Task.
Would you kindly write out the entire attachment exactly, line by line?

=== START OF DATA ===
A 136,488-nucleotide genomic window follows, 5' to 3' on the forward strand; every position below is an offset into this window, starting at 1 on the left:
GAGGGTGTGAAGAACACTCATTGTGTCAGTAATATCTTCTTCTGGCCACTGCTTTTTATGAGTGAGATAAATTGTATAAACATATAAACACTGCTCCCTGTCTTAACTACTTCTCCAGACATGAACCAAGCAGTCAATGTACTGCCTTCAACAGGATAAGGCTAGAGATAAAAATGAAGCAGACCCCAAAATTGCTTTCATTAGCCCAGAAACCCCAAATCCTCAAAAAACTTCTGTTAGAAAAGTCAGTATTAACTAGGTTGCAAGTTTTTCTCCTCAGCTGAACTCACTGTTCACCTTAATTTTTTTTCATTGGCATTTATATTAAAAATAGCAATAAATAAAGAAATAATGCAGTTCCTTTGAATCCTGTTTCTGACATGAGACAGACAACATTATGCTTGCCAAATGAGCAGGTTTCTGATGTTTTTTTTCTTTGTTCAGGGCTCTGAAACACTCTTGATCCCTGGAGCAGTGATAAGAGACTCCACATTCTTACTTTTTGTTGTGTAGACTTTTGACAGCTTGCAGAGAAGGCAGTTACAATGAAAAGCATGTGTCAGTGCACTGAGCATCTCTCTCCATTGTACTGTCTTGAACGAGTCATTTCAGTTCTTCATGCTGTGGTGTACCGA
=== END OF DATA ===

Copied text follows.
A 136,488-nucleotide genomic window follows, 5' to 3' on the forward strand; every position below is an offset into this window, starting at 1 on the left:
GAGGGTGTGAAGAACACTCATTGTGTCAGTAATATCTTCTTCTGGCCACTGCTTTTTATGAGTGAGATAAATTGTATAAACATATAAACACTGCTCCCTGTCTTAACTACTTCTCCAGACATGAACCAAGCAGTCAATGTACTGCCTTCAACAGGATAAGGCTAGAGATAAAAATGAAGCAGACCCCAAAATTGCTTTCATTAGCCCAGAAACCCCAAATCCTCAAAAAACTTCTGTTAGAAAAGTCAGTATTAACTAGGTTGCAAGTTTTTCTCCTCAGCTGAACTCACTGTTCACCTTAATTTTTTTTCATTGGCATTTATATTAAAAATAGCAATAAATAAAGAAATAATGCAGTTCCTTTGAATCCTGTTTCTGACATGAGACAGACAACATTATGCTTGCCAAATGAGCAGGTTTCTGATGTTTTTTTTCTTTGTTCAGGGCTCTGAAACACTCTTGATCCCTGGAGCAGTGATAAGAGACTCCACATTCTTACTTTTTGTTGTGTAGACTTTTGACAGCTTGCAGAGAAGGCAGTTACAATGAAAAGCATGTGTCAGTGCACTGAGCATCTCTCTCCATTGTACTGTCTTGAACGAGTCATTTCAGTTCTTCATGCTGTGGTGTACCGA